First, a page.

PD leader Michael McDowell continues with his effort to frighten the electorate by branding the opposition as “the slump coalition”. However, the next election is likely be fought out on a somewhat different battleground than that chosen by McDowell and his coalition partners.

In reality, there will be little difference in the broad economic and taxation policies of either coalition team put before the electorate, or indeed, in practice after the election. Also, there appear to be few fears among the electorate that any mainstream party will adopt a “tax & spend” approach. The fact that a majority of the electorate seem to prefer Labour rather than the PDs in Government with Fianna Fail, suggests that there is little fear of an economic slump as an outcome of the election.

Where the election battle should be fought is on the ability of either side to get the public services to work effectively and efficiently, making them accountable for delivering value for the enormous sums of public money being spent annually.

In this regard, the contest will be between the proven inability of the current coalition to achieve this objective against the unproven ability of the rainbow coalition to deliver the necessary leadership and change.

Will it be the devil you know or the devil you don’t know?

Footnote: Published as a letter in the Irish Independent.

Moriarty musings

God be with the days when we thought we were joking when we talked about a "banana republic". Now the Moriarty Tribunal estimates that, in current day values, Charles Haughey took about €45m which the tribunal can identify. I suspect that there's more they couldn't find offshore. That sum would have kept the president of any small african or central american republic happy to do business, and you could be sure he'd have something salted away in Switzerland, just in case of a rainy day coup d'etat.

Moriarty has given Bertie Ahern a fool’s pardon for signing books of blank cheques for CJH on the leaders account, at a time when Bertie was treasurer of Fianna Fail. It explains how the party has been so loose about funds intended for party use sticking to the fingers of prominent members like Padraig Flynn and Ray Burke. Flynn still hasn't even been asked about the £50k donation he got from Tom Gilmartin, who is adamant it was a contribution to Fianna fail, not to Flynn personally.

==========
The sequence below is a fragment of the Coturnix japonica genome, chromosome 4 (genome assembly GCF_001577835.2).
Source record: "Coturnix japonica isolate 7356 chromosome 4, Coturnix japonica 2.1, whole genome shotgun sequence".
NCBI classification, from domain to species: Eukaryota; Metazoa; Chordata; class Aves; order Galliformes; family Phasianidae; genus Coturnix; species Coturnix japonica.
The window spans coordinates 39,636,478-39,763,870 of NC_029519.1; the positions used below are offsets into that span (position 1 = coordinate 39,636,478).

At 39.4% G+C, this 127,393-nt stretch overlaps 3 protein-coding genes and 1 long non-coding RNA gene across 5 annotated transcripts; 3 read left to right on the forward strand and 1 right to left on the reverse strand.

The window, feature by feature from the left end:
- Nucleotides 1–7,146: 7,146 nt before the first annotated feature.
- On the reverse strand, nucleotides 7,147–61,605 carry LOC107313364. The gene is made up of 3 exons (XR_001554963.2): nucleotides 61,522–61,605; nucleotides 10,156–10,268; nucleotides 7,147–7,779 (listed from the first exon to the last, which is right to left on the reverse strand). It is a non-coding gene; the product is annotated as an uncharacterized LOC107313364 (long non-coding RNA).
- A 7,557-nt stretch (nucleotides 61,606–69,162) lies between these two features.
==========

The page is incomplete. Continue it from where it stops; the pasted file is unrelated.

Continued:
Bertie was Charlie’s most trusted lieutenant so it came as no surprise that when he himself was stuck for few bob, someone organised a whip-round among selected political supporters in the early 90’s to bail him out. Given his willingness to follow in his mentor’s footsteps with regard to this type of funding, it must place a large question-mark over the amount actually disclosed, which was only a pittance compared to the amount accepted by CJH. Why would he stop there?

Before CJH’s demise, can’t you just imagine him laughing to himself as he watched his old nemesis Vincent Browne heading down the driveway with, by his own admission, tears in Vincent's eyes. Or regularly sharing an expensive bottle of chardonnay with that scourge of developers, Frank McDonald. Both men subsequently told of their meetings with CJH and spoke warmly about him. I can't help wondering how close he came to completing his ultimate Machiavellian goal, the elusive and exclusive Irish Times hat-trick - by enticing Fintan O’Toole into his web? Perhaps CJH made it but Fintan hasn't blabbed yet like his peers, or should that be blubbed?

On RTE’s Prime Time, Des Peelo, declared long-time personal friend of CJH, described himself as Mr Haughey’s "forensic accountant". So presumably he should know where all the financial bodies are buried or else he's useless. Which is it to be?

Monday, December 18, 2006

We were travellers too.

My elderly mother comes from the small Mayo town of Crossmolina. She recently told me a story, originally related to her by her sister, about a school-friend who worked as a nurse in post-war Newcastle, England. Sometime in the 1940’s the nurse was dating a young English doctor who asked her to marry him, but she turned him down. She confided to my aunt that she couldn’t marry him because she couldn’t bring him home to meet her parents. They had no toilet in the house and, although she loved the young doctor, she was too embarrassed to let him see her home place.

The nurse was from a reasonably well-off farming family, at least by Mayo standards. All the children had received a secondary education, even though it was neither compulsory or free. Only the eldest would inherit the farm, but all the rest were educated to enable them to pursue other trades and careers.

This story caused me to reflect on the stories of prejudice in post-war UK, with “No Irish” signs in the windows of boarding houses in the 1940’s & 50’s.

This nurse’s background was significantly more comfortable and enlightened than many poor small-holdings in the west of Ireland, where twenty acres of rushy land , part bog, part rock, didn’t provide much of a living for any family. Most farmhouses had no electricity until the rural electrification scheme, no running water and certainly nothing like an indoor toilet, never mind a bathroom. You’d have to wonder what exactly were the personal hygiene standards of the occupants of such households.

Many children in such households received no secondary education or training for some trade, but only the eldest would inherit the farm. In such poor surroundings, it would not be surprising if social skills were very limited indeed.